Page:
As Malcolm was noting in that earlier post, he has a distant ancestor from Brabant. Or perhaps not.
When Malcolm received a genealogy from a distant connection, it included a reference to “Sir James Granado, a knight-equerry at the court of King Henry VIII”.
Any cogent and comprehensive explication of this is a long way off. What Malcolm thinks he knows so far amounts to the following:
The familysearch.org website throws up a match, taken from a preserved church register: on 8th October 1539 “Jamys Granado” married “Mawdlen Kyldermans” at Saint Dionis Backchurch, London:
Near the south west corner of Lime-street, behind the houses in Fenchurch street, stands St. Dionis Back-church, dedicated to St. Dennis, or Dionysius, an Athenian Areopagite, or judge, and now the patron of France. It receives the epithet of Back-church from its situation behind a row of houses, to distinguish it from St. Gabriel’s church, which formerly stood in the middle of Fenchurchstreet … The old edifice was burnt down in 1666.
If “Kyldermans” is a phonetic for “Keldermans”, our “Mawdlen” could come from a very remarkable Brabant family of architects. What that doesn’t explain is what she and her new husband were doing in London. The move to London and the use of the vernacular “Jamys” — rather than the Latinised “Jacobus” expected of a “high” clerk — might have religious connotations at this historical moment.
Lord Grey writes a dispatch from Boulogne, 27th April 1546, recounting a skirmish with the French, which had led to a number being taken prisoner: among the names is Jacques Granado.
Next year, Granado is at the Battle of Pinkie Cleugh, 10th September 1547, at the tail-end of the “Rough Wooing”, in the heat of the action and, in the spotlight, taking at least one prisoner:
The Scots continued their bravery on the hill ; the which we not being so well able to bear, made out a band of Light Horsemen and a troop of Demi-lances to back them. Our men gat up on the hill, and thereby, of even ground with the enemy, rode straight towards them, with good speed and order ; whom, at the first, the Scots did boldly countenance and abide ; but, after, when they perceived that our men would needs come on, they began to prick [ride away], and would fain have begone ere they had told their errand. But our men hasted so speedily after, that, even straight, they were at their elbows, and did so stoutly then bestir them, that, what in the onset at the first, and after in the chase, which lasted a three mile, well-nigh to as far as the furthest of their camp on the south side, they had killed of the Scots, within a three hours, above the number of thirteen hundred, and taken the Master of Home, Lord Home’s son and heir, two priests and six gentlemen (whereof one, I remember, by Sir Jacques Granado) : and all, upon the highest, and well nighest towards them, of the hill ; within the full sight of their whole camp.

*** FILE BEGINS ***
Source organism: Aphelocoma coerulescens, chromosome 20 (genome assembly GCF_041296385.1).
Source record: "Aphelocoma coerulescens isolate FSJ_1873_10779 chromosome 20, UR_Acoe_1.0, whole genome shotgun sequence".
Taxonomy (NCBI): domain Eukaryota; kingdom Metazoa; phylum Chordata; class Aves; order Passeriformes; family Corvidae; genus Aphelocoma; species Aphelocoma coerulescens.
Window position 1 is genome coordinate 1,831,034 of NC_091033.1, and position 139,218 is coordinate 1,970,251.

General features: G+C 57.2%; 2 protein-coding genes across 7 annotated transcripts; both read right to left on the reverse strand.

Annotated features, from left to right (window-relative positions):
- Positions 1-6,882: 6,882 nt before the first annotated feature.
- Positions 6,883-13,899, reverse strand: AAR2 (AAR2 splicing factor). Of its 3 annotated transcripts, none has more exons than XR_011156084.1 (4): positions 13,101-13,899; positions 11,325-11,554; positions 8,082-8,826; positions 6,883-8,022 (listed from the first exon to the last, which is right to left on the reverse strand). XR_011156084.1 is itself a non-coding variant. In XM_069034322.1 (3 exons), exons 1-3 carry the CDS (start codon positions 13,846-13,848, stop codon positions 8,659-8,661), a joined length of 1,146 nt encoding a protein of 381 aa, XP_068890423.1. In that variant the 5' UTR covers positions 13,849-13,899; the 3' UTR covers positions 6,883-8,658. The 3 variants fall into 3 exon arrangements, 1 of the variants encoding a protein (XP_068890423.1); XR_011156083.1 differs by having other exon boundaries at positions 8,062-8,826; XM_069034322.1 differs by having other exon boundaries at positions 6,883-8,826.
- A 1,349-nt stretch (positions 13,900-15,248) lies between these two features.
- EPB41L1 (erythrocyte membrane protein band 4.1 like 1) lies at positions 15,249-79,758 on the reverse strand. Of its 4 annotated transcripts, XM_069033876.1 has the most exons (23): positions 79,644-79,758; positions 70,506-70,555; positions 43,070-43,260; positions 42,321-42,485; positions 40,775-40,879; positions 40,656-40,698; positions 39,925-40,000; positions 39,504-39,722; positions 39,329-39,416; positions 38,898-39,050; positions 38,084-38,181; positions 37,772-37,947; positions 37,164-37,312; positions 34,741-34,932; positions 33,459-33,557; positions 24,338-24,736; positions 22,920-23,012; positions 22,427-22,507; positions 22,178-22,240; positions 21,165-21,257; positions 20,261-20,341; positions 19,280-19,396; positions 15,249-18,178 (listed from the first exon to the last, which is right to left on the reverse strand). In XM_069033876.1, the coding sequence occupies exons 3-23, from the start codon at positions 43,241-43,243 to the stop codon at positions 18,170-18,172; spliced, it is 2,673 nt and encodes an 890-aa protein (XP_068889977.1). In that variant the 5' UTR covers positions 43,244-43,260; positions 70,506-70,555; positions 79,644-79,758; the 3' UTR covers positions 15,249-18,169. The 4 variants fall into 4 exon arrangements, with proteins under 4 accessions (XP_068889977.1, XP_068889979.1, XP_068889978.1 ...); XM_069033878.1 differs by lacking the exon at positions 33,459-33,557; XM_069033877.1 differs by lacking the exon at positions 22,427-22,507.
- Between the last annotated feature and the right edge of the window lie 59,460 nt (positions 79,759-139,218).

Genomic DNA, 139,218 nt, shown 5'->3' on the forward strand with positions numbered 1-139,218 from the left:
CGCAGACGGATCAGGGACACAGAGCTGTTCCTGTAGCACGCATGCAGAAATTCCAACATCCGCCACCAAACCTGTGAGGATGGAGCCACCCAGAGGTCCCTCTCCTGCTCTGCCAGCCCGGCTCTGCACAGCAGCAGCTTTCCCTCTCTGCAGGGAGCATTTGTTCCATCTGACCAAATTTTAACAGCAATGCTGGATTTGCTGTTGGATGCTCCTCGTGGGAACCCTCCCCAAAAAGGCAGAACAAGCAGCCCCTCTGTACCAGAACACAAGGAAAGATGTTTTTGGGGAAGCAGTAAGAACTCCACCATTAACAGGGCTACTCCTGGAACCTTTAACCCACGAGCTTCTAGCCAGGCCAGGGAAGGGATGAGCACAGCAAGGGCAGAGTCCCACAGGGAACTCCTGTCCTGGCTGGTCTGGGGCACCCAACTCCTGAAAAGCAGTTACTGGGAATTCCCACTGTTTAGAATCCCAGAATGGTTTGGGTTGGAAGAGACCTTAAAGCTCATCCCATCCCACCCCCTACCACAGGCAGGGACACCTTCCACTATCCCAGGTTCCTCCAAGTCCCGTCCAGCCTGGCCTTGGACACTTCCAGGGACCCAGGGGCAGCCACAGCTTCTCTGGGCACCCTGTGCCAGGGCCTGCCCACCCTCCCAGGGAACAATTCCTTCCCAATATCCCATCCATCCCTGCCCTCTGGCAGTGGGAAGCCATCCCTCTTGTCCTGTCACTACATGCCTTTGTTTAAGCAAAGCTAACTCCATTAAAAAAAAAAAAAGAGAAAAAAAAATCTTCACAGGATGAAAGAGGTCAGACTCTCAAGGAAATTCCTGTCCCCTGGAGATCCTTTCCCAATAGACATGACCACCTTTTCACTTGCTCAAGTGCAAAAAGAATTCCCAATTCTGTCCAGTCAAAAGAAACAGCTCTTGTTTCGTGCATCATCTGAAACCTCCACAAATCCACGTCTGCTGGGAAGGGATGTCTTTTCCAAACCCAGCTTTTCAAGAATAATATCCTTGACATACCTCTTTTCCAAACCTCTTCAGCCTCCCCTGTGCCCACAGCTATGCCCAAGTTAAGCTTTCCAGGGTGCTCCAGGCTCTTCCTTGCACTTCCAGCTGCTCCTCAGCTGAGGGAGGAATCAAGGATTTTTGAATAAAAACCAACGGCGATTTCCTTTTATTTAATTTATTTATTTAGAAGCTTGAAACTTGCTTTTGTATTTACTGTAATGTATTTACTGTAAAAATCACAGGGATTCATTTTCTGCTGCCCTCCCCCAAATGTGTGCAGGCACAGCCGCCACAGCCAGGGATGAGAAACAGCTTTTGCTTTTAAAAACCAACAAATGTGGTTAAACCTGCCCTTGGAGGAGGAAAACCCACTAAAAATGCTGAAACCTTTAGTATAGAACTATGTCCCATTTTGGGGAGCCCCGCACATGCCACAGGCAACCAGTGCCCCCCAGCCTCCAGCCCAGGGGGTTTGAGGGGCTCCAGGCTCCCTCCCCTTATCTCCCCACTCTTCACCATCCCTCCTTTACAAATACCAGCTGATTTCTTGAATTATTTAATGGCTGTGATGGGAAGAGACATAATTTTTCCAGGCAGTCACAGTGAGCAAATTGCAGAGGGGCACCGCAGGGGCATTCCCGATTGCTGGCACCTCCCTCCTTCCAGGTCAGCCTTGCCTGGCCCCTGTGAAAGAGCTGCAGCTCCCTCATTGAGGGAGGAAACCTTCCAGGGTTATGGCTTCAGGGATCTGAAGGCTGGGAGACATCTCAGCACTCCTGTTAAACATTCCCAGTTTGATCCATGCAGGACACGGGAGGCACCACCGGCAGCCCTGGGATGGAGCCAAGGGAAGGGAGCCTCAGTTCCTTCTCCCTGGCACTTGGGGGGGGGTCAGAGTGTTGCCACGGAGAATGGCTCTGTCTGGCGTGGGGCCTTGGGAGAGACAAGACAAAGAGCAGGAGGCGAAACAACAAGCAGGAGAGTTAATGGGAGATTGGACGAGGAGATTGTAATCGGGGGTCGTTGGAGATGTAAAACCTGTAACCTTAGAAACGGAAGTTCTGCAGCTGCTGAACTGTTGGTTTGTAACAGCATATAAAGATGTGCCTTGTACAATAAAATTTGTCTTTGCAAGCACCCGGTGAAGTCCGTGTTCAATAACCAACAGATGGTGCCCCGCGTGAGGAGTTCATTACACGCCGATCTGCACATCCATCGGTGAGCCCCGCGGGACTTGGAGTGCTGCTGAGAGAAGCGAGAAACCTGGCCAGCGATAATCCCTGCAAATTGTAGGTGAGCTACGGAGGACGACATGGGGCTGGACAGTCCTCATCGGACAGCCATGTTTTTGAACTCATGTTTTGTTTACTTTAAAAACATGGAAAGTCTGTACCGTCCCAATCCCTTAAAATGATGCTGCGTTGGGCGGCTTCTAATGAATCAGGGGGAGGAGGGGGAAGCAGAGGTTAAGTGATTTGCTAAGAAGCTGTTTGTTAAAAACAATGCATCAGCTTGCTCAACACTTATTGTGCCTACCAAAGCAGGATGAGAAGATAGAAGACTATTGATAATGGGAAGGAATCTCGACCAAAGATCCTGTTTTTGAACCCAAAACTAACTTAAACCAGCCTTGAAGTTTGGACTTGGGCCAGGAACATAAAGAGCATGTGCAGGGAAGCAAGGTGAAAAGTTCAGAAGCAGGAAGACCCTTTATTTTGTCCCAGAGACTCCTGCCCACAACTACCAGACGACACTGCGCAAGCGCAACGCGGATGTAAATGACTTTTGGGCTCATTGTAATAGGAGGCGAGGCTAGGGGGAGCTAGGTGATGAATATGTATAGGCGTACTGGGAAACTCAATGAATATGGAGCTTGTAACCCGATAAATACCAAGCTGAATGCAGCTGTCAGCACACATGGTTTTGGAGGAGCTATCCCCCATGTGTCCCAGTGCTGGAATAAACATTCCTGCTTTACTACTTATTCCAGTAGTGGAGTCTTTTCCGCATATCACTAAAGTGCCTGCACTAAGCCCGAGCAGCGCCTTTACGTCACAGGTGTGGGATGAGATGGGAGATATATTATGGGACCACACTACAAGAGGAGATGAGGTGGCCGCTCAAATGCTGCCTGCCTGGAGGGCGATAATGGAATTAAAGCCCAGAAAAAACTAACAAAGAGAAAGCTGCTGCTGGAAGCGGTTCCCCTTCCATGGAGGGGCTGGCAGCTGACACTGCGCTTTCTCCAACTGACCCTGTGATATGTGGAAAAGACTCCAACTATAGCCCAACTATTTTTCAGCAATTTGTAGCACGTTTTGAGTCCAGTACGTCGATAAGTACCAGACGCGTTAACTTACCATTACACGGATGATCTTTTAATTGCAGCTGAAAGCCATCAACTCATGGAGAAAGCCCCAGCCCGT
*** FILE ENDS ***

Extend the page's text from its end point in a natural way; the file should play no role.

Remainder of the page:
After the Battle, the Duke of Somerset, in his camp at Roxburgh on the 28th of September, knighted Sir James Granado, Brabander.
In Royal service
Thomas Rymer produced a collection of documents from the Royal Patent Rolls which includes a key reference. This is also foot-noted for the on-line version of Machyn, edited by J.G.Nichols:
An annuity of 50l. was granted March 10, 1549-50, to sir Jaques Granado and Magdalen his wife, and to the longer liver: see the patent printed in Rymer, xv. 210.
The National Archives contain two references to Granado, both post-1547: one that he is liable for taxation in London, another that he is liable for taxation as a member of the Royal household.
In the autumn of 1551 (the letter of introduction is dated 26 October), sir Jaques Granado knight, one of the esquyres of the stable, was sent by Edward VI to
to his good brother the French king and the dolphin of Fraunce and the constable of Fraunce with certen geldinges, as tokens and presentes from his Majesty to every of them.
Sir William Pickering, writing a dispatch from Paris on 18th November, reported the safe delivery of the horses:
mr. Granado withoute faile hathe done his part righte welle to them bothe upon the waye and in their delyverye lykeivise.
The King then sent an autographed reply to Edward VI through:
le s’ de Grenadde, escuyer de vostre escuyrie, present porteur…
Escript a Fontainebleau le iiij jour de Decembre 1551.
Granado then took a return (and seemingly more generous) present back to England. As was customary, Granado received a personal royal gift, as Pickering details, writing a further dispatch from Melun on 8th December:
Mr. Granado hath taken his leave, and hathe in reward three cheyns, one of the king, the queue, and dolphin, in valewe by estimacion viij. [gold] crownes. The Kinges majesty shalle have sent him from hence vj. cortalles, iij. Spanishe horses, one torke [Turk], a barbery, one cowerser, and ij. lyttel mewles.